Floyd was released by the Arizona Cardinals in December after a DUI arrest and was sentenced in February to 120 days in jail, 24 of which was to be served in Maricopa County with the remaining 96 to be served under house arrest.
But the Vikings say his he has “learned and grown” and offered him the support of the organization.
“Coach [Mike] Zimmer and I are confident Michael Floyd has learned and grown from his past decisions. He has accepted full responsibility and is taking encouraging steps to improve,” General Manager Rick Spielman said in a statement released to announce the signing. “We have offered Michael the full support and assistance of the Minnesota Vikings organization and our player development programs. We are aware that Michael is subject to discipline from the NFL and will work with both him and the NFL in a professional manner. We are excited to have Michael and believe he can be a productive member of our football team and community.”
Likewise, Floyd said he has learned from his mistakes.
“I am very excited to come home and play for the Minnesota Vikings. I have been training extremely hard this offseason in addition to taking responsibility and paying the consequences for my mistake,” Floyd said in a statement. “Although I cannot change my past decisions, I have definitely learned from this experience and look forward to making valuable contributions to the Vikings organization and the Minnesota community, both as a player and a person. Time to go to work.”
But Floyd won’t be able to join the Vikings until training camp since he won’t be done serving his home confinement in Arizona until just after the Vikings complete their minicamp, the final step in their offseason program before taking about five week off prior to training camp.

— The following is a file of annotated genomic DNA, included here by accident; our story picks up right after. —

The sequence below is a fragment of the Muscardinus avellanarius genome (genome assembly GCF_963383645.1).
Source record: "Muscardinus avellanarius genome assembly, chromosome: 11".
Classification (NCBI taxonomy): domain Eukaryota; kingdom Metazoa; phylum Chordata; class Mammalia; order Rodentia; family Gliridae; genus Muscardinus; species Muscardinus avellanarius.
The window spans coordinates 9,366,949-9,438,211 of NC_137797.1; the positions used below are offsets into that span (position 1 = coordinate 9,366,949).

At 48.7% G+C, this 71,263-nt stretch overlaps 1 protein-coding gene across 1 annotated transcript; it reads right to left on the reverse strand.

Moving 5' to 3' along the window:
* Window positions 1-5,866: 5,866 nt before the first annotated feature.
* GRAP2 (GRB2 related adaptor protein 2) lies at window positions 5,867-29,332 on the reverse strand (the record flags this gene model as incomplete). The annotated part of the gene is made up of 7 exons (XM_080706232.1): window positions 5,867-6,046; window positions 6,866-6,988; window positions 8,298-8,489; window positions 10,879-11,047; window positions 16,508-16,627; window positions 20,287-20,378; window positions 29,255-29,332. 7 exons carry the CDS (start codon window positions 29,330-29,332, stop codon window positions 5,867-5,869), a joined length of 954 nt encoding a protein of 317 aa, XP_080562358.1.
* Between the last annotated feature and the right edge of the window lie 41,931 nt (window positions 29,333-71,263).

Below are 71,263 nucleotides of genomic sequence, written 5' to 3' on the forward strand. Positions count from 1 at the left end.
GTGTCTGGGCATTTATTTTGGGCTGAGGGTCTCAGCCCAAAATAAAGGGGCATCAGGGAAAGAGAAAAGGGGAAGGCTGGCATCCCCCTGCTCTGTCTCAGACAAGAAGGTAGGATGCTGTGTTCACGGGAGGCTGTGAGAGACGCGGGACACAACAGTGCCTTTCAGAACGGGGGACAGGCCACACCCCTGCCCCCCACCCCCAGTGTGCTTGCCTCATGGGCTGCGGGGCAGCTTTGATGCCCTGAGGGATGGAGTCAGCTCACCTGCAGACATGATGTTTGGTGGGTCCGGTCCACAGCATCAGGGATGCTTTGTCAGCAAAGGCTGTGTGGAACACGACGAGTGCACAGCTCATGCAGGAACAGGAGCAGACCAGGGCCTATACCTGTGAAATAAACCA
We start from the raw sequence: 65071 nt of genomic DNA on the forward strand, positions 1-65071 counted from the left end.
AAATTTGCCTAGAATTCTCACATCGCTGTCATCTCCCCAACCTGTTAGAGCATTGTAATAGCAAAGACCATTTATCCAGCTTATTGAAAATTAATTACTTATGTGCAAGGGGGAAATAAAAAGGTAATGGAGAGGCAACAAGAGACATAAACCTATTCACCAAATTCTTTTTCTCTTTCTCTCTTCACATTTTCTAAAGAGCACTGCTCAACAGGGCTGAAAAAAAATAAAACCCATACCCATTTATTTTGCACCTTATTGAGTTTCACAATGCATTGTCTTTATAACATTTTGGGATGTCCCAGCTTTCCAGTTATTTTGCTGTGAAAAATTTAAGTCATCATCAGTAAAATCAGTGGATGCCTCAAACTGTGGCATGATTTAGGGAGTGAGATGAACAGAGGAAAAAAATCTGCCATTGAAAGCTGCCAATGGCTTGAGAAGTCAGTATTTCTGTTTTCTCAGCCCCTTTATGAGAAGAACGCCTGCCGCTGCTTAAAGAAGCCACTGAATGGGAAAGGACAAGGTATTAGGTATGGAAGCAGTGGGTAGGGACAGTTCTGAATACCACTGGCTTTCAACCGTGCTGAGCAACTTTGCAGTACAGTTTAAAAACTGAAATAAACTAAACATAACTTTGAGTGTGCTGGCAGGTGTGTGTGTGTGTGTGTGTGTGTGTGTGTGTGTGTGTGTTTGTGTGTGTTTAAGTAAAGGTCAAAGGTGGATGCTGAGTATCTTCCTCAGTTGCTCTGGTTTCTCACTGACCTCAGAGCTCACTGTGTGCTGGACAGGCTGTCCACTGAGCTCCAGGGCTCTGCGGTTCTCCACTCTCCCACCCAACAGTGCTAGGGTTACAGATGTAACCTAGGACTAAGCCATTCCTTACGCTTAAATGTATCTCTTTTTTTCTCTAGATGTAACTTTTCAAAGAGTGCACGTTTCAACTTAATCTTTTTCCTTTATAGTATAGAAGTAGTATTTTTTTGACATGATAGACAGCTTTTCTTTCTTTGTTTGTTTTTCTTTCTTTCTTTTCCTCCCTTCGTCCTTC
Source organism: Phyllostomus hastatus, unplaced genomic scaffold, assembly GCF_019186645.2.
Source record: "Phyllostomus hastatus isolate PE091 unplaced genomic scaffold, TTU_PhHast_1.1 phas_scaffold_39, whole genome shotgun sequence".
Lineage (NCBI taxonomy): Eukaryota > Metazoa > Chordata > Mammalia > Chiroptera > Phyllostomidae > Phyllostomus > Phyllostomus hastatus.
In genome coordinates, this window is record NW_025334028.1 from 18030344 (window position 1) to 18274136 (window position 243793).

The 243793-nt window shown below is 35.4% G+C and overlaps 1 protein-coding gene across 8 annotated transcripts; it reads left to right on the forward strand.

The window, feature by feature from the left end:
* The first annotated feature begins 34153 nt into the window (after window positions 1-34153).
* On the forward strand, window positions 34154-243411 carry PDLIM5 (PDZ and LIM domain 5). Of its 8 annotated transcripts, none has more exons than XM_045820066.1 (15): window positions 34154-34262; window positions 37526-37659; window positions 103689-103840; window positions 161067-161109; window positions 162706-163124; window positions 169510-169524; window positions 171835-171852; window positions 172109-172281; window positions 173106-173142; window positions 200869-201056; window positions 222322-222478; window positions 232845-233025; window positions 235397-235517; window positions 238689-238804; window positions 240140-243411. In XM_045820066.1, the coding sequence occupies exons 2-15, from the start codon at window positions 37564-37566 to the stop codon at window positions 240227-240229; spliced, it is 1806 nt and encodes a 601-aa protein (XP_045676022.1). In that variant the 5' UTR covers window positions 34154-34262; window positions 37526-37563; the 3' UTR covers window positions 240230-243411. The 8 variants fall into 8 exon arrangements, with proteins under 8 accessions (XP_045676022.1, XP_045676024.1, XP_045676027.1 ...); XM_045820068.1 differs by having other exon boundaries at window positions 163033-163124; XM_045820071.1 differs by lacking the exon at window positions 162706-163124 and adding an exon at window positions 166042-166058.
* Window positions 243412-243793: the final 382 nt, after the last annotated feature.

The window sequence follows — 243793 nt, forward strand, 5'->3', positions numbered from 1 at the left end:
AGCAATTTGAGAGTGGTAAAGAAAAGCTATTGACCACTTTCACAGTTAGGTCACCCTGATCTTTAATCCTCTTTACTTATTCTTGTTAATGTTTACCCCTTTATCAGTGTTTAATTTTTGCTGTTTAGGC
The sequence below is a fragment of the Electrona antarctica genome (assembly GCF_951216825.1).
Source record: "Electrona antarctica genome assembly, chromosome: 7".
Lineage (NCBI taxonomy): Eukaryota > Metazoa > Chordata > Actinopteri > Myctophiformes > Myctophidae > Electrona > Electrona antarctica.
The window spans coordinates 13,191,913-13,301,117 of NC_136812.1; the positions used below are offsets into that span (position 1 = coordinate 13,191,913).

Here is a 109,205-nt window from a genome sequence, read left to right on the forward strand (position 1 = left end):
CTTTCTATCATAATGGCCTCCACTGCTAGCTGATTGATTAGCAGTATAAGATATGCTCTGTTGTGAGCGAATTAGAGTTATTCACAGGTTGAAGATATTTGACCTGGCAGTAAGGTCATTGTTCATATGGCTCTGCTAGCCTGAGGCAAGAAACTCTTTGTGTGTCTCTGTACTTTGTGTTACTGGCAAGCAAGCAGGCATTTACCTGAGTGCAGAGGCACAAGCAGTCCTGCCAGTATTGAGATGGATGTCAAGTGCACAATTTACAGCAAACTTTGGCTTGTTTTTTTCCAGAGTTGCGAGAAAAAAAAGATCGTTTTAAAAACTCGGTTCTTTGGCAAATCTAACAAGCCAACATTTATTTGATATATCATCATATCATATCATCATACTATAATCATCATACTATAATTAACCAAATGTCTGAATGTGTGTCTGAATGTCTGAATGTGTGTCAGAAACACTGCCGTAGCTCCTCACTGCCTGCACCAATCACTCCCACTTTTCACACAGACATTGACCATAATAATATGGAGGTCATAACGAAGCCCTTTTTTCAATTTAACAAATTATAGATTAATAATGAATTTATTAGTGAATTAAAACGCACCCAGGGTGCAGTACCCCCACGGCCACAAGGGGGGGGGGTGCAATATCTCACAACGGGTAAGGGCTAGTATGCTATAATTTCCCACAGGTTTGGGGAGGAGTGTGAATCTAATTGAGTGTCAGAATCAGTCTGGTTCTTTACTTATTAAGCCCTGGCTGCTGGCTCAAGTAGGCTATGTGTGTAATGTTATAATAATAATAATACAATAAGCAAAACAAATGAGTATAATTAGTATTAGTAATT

According to NFL Network, Floyd’s one-year deal with the Vikings is worth $1.5 million with incentives that could raise it to as much as $6 million.
The 6-foot-2, 220-pound receiver was a first-round pick of the Cardinals in 2012, 13th overall. In his six-year career, he has started 47 games, catching 246 passes for 3,781 yards and 24 touchdowns. After his release from the Cardinals, he signed with the New England Patriots in December and played two games for them, although he was inactive for their Super Bowl win.
He has averaged 15.4 yards per reception over his five-year career and is expected to offer the Vikings a deep threat in the passing game.
Before playing his college ball for Notre Dame, Floyd attended Cretin-Derham Hall High School in St. Paul, where he was named the Minnesota Gatorade Player of the Year on two occasions.
By waiting until after May 9 to sign him, the Vikings could do so without hurting their chances to get a compensatory pick in next year’s draft.
The Vikings released undrafted rookie Nick Fett, an offensive tackle from Iowa State, to make room for Floyd.